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$250 MTM Horizontally Oriented Measurements

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250-horizontal-rigging.jpgThe first speaker we’ll look at is a very common MTM design, available from a big box retailer where you can reportedly get some best buys. The picture shows the speaker horizontally placed on a tripod with angle markings so I can accurately measure the speaker’s off-axis response. The horn-loaded tweeter crosses over to the dual 5.25 inch midrange drivers at 2400 Hz. This means that while we will see the performance of the tweeter’s off-axis response, we will focus our analysis in the bandwidth of 80 to 2400 Hz.

In the chart below, the frequency response of this MTM center channel was mapped with 1/24 resolution, from 80 to 20,000 Hz in the x axis and from zero to 40 degrees angle in the z axis (front to back). The initial response on axis was normalized so the measurement you see in the chart is the deviation from the on-axis response as the angle of the speaker was changed. You can see a significant change in frequency response in the top octave, but we’re not here to pick on the off-axis response of this speaker’s horn tweeter, as terrible as it is. What we are here to pick on is the frequencies that the two “Ms” are reproducing, from 80 to 2400 Hz, which is shown with the yellow bracket. In this zone the measurements show peaks of over four dB from the additive effect of the two midranges and wave cancellation of over -10 dB.

250-horizontal-chart1.jpg

The 1/24 octave chart above looks pretty messy. However, the peaks and troughs are less audible the narrower they are because your hearing will naturally smooth out the response. Plus or minus a couple dB also isn’t anything to lose sleep about, but what we can see from the chart is that the two midrange drivers exhibit significant wave cancellation from around 800 Hz to where the crossover kicks in at 2400 Hz. Some of the variation near the crossover point is from all three drivers playing the same frequencies. A higher-order crossover would reduce this problem, but just placing the tweeter above the midrange would fix it completely as we’ll see later on.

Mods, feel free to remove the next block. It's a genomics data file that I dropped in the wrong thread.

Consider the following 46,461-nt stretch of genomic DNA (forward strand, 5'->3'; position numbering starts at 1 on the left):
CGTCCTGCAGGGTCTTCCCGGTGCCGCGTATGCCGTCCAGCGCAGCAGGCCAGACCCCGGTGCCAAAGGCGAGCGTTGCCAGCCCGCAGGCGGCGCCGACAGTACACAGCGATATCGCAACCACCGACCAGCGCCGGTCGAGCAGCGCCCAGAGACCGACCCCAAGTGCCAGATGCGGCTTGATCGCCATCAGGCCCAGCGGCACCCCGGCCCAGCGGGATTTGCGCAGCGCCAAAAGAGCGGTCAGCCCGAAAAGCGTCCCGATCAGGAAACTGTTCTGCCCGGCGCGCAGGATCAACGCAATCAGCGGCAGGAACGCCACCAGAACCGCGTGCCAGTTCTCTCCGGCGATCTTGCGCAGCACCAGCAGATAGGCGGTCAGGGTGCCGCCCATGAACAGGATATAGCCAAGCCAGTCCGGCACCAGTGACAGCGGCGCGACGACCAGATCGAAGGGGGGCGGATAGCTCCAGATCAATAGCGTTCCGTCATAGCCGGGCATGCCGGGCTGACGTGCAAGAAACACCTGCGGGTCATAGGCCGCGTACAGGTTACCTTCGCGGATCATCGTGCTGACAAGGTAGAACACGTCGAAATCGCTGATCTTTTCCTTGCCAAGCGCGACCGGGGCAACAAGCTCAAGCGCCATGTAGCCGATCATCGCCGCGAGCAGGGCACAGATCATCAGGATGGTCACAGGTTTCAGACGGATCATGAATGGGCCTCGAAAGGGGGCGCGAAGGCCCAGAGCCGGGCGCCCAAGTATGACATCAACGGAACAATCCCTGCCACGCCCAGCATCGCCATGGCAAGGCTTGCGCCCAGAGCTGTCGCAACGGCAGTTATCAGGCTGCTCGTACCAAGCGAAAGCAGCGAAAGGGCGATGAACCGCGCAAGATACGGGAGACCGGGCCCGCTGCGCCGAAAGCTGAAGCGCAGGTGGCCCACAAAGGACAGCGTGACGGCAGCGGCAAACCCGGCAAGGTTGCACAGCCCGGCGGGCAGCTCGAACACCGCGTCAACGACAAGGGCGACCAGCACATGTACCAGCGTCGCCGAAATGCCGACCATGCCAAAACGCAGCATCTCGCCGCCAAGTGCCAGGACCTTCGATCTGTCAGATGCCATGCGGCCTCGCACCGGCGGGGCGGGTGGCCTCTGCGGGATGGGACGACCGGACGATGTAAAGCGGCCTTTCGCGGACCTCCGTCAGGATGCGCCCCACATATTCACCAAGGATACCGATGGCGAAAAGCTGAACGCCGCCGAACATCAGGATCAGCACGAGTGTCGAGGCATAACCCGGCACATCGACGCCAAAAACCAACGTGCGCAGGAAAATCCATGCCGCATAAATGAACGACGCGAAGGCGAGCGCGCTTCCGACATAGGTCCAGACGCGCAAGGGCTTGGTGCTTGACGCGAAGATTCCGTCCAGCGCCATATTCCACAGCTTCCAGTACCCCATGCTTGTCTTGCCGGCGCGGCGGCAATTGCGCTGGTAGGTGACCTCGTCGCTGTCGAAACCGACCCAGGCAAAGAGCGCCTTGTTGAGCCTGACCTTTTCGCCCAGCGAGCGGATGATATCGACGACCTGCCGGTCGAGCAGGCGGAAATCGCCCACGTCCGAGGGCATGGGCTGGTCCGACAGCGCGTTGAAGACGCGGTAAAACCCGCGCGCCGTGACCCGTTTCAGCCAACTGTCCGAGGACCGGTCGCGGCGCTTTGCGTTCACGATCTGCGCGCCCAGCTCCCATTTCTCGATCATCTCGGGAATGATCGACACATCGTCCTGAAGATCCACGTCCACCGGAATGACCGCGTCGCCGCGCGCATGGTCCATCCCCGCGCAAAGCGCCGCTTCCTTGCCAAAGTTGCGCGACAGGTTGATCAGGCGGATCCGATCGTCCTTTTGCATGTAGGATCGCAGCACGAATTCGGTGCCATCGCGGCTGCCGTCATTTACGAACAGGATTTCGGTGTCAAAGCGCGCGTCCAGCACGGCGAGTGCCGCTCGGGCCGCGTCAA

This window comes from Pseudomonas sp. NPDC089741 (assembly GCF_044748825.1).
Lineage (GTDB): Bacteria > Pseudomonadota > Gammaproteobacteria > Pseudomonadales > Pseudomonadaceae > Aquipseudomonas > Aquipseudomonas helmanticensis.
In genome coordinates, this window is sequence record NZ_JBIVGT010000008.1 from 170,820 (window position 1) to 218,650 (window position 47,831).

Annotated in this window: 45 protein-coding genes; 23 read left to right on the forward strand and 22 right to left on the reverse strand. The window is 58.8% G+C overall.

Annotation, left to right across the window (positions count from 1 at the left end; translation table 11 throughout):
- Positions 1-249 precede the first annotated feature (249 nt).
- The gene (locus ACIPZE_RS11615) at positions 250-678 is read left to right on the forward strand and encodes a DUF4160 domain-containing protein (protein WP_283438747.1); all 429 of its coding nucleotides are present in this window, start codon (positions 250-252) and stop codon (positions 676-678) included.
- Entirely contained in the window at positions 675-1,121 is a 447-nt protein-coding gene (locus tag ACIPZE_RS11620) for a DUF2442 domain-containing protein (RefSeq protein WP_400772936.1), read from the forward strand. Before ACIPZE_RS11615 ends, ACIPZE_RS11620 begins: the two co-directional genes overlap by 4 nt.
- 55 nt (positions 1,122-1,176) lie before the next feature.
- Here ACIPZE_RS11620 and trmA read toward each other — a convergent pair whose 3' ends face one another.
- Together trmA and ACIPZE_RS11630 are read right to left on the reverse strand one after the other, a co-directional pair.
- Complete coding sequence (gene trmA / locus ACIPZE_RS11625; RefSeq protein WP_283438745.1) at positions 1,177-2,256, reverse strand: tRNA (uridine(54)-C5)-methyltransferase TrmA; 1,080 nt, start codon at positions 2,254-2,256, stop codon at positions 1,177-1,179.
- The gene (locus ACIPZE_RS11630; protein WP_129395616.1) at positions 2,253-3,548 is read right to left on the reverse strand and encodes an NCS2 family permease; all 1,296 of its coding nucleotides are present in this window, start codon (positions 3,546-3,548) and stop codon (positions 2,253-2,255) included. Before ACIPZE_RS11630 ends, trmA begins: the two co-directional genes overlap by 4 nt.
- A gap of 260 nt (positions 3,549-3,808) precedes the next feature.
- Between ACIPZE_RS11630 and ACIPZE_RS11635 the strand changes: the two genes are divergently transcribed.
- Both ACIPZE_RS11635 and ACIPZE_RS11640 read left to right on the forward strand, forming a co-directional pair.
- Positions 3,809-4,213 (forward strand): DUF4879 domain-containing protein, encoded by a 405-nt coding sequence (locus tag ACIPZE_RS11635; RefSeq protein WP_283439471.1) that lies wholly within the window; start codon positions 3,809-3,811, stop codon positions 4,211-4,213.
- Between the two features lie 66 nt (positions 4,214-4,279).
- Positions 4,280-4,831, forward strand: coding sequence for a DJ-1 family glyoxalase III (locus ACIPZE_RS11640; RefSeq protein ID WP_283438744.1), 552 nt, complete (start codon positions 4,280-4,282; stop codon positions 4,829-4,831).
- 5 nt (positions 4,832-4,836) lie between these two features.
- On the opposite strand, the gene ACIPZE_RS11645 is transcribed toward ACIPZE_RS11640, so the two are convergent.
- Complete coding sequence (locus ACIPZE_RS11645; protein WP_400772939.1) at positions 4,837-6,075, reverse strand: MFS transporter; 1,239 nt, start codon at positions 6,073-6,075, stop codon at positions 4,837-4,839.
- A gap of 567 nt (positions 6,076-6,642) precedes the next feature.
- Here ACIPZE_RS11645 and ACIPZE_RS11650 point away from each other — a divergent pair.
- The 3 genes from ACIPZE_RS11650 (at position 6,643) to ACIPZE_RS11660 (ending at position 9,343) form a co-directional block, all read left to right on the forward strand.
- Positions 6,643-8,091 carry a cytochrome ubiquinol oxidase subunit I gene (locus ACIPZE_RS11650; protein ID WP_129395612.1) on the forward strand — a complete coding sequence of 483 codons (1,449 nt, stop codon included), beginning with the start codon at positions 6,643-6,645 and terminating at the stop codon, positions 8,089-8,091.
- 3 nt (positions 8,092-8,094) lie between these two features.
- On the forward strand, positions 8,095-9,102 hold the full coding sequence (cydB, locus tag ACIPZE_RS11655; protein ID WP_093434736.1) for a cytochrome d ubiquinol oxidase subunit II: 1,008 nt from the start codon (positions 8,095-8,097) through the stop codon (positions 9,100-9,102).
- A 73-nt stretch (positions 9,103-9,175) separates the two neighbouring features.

If we take a slice of one frequency from the 1/24 octave measurements we can plot out the frequency response of the loudspeaker and get a visual representation of lobing. The lobing effect is from the appearance on a polar map of the peaks and valleys of the frequency response. In a real polar graph, it looks like lobes, or flower petals. This chart is a bit simpler, as I only measured an 80 degree angle (assumed to be symmetrical) and am using a more traditional chart.

250-horizontal-chart2.jpg

Conventional wisdom is that people typically can’t differentiate frequency changes finer than 1/3 octave, but I argue that is a bit too course a guideline to follow. In my experience, 1/6 octave smoothing is a more appropriate method to determine audibility of frequency responses. In order to better chart the audible effects of the wave interference, the chart below shows the same measurements but averaged at a 1/6 octave resolution. This chart indicates the significant, and audible, wave cancellation in the upper midrange. When the variation from on-axis response, from 80 to 2400 Hz is calculated using standard deviation, this speaker gets a score of 1.94. We’ll see later how that compares to other types of center channels.

250-horizontal-chart3.jpg

 

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Recent Forum Posts:

TLS Guy posts on October 20, 2009 23:33
irish, post: 637493
Thanks for the recommendations. The Beta 360 would be too large for my application although it does look nice. The KEF Q series, iQ60c, looks like it might work pretty well as it's less than 7“ tall. The speaker cabinet design is a bit different but that isn't a breaking point. How do co-axials differ from in sound or performance from a more ”traditional" design where the speakers are seperate?

If more speakers had a wider bandwidth, then there would be no crossovers and multiple speakers. Multiple speakers are a workaround for a problem, not an inherent advantage.

The point of a coaxial speaker is to keep the sound coherent. What would be ideal is to have a bass/mid cone that crossed over to the tweeter, 4 kHz, then you would avoid a crossover in the speech discrimination band. However no such animal exists at present and crossover to the tweeter in current units is in the neighborhood of 3 kHz.

In a coaxial, the cone of the woofer acts as a wave guide to the tweeter. Things a re designed such that there is usually time coherence. However because a first order crossover is just about never possible, there are phase anomalies at crossover, just like any other speaker. There is symmetrical lobing and therefore the vertical and horizontal axis response is identical. The coverage is therefore conical.

As far as drivers to choose from the most well known are KEF and Tannoy. Thiel also has a coaxial center. Pioneer also have one in their range.

However, after having auditioned KEF recently the SEAS driver is in my view far superior.

You can buy a LOKI kit that is very good value.